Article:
Testing the Waters: Is it Safe?

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Testing the Waters: Is it Safe?

Emily Molden

Emily Molden

Emily Molden

Riley Sims, Co-Editor-in-Chief

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It’s the middle of the day, you’re at school and in desperate need of water. The only option is the water from the fountain. When you bend down to take a sip, you notice that the water comes out a different color, which raises the question: Is the school’s water safe to drink? We decided to test the fountains in the 100 and 400 halls to find out.

The first test was to detect the presence of fecal coliform, or poop, in the water. If fecal coliform is found, that means that there is untreated sewage and harmful pathogens in the water. High counts of fecal coliform are typically found in lake water and can cause diseases such as typhoid fever, hepatitis and ear infections. The students and staff will be relieved to know that fecal coliform was not found in the water that we tested.

Another test was conducted to see the amount of nitrates and phosphates found in the water. Nitrates limit the nutrients for plant growth, and phosphates limit the nutrients for aquatic plants’ growth. High nitrate levels suggest there may be a presence of disease-causing organisms and pesticides. The level of nitrates found in the school’s water was between zero and four parts-per notation, which deems it safe. There are no known health effects caused by phosphate. However, the water at the school only had one part-per notation, which deems it as safe.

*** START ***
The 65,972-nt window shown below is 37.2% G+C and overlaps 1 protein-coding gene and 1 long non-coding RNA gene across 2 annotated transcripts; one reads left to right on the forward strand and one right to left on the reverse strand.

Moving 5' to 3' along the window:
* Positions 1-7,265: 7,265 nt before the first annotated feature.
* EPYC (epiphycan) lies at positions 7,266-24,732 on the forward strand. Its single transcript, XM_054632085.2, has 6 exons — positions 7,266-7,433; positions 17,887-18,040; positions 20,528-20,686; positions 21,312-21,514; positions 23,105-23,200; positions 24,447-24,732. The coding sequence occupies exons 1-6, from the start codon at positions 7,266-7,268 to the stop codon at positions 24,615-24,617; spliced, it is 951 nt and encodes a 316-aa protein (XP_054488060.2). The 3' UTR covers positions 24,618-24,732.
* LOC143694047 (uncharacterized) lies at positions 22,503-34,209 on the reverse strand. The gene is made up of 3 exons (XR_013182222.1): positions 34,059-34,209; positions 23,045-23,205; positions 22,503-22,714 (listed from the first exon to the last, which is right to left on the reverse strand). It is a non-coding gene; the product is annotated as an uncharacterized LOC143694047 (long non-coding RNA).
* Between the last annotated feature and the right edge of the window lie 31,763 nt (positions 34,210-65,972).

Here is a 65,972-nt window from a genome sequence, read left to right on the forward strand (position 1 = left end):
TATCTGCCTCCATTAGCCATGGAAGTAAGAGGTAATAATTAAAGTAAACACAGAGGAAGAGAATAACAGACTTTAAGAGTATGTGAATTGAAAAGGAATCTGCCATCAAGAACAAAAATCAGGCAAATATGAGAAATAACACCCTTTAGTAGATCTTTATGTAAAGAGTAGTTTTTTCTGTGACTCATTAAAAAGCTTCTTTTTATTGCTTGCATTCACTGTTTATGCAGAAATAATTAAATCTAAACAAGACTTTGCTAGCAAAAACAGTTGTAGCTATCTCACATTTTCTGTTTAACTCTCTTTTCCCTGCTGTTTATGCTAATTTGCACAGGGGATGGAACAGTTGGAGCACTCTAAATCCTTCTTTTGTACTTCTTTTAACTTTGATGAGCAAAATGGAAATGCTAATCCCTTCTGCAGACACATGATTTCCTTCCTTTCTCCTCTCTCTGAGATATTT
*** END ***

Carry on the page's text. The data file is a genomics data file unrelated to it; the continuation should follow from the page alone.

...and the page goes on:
The final test conducted was the pH test, which determines its acidity. A high acidity means that there is evidence of pollution and toxins, which can cause stomach aches and fatigue. The pH level found in the water in school was a six, which is a safe level.

“Some of the things we didn’t test for were heavy metals,” said AP Environmental Science teacher Jennifer Ly. “We did test for fecal coliform, but we didn’t test for E. coli or microorganisms simply because we don’t have the tests to test for those things.”

Based on the tests conducted, the water is sanitary. However, the water fountain itself could contain germs, so it’s best to take certain precautions, like looking at the color of the water or not putting your mouth of the faucet, when drinking the water. Fountains are an easy way to spread illnesses among people.

“They should, first of all, make sure it has some type of filter system, and make sure it is not discolored in any way,” Nurse Dawn Sexton said.

An alternative to drinking water from the water fountain would be bringing your own water from home. However, try to not use plastic water bottles.

“I would also encourage using reusable water bottles instead of the plastic water bottles, because those are only tested by the FDA, not the EPA,” said Ly. “Recently there has been a study that showed there are microplastics found in plastic water bottles as well, so it is not as clean or pure as people think it is.”

Emily Molden

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